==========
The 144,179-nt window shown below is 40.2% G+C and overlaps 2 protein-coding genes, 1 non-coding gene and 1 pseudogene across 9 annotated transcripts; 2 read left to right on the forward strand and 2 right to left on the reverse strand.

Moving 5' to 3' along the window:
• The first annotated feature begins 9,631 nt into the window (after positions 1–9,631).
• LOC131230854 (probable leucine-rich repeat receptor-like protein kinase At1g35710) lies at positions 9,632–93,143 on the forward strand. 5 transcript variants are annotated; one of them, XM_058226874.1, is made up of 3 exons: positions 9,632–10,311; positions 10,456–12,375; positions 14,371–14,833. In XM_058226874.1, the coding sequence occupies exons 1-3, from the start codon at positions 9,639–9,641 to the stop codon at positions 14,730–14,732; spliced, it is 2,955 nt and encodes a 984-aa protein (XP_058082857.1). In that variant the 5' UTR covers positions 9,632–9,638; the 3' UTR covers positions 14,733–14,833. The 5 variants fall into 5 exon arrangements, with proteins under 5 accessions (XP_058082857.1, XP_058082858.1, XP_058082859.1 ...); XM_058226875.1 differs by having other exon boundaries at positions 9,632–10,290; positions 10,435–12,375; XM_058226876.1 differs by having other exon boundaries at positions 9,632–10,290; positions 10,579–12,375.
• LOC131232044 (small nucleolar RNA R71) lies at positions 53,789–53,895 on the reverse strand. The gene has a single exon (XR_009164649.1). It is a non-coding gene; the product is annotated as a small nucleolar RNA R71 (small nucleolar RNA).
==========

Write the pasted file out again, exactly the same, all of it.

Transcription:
The 144,179-nt window shown below is 40.2% G+C and overlaps 2 protein-coding genes, 1 non-coding gene and 1 pseudogene across 9 annotated transcripts; 2 read left to right on the forward strand and 2 right to left on the reverse strand.

Moving 5' to 3' along the window:
• The first annotated feature begins 9,631 nt into the window (after positions 1–9,631).
• LOC131230854 (probable leucine-rich repeat receptor-like protein kinase At1g35710) lies at positions 9,632–93,143 on the forward strand. 5 transcript variants are annotated; one of them, XM_058226874.1, is made up of 3 exons: positions 9,632–10,311; positions 10,456–12,375; positions 14,371–14,833. In XM_058226874.1, the coding sequence occupies exons 1-3, from the start codon at positions 9,639–9,641 to the stop codon at positions 14,730–14,732; spliced, it is 2,955 nt and encodes a 984-aa protein (XP_058082857.1). In that variant the 5' UTR covers positions 9,632–9,638; the 3' UTR covers positions 14,733–14,833. The 5 variants fall into 5 exon arrangements, with proteins under 5 accessions (XP_058082857.1, XP_058082858.1, XP_058082859.1 ...); XM_058226875.1 differs by having other exon boundaries at positions 9,632–10,290; positions 10,435–12,375; XM_058226876.1 differs by having other exon boundaries at positions 9,632–10,290; positions 10,579–12,375.
• LOC131232044 (small nucleolar RNA R71) lies at positions 53,789–53,895 on the reverse strand. The gene has a single exon (XR_009164649.1). It is a non-coding gene; the product is annotated as a small nucleolar RNA R71 (small nucleolar RNA).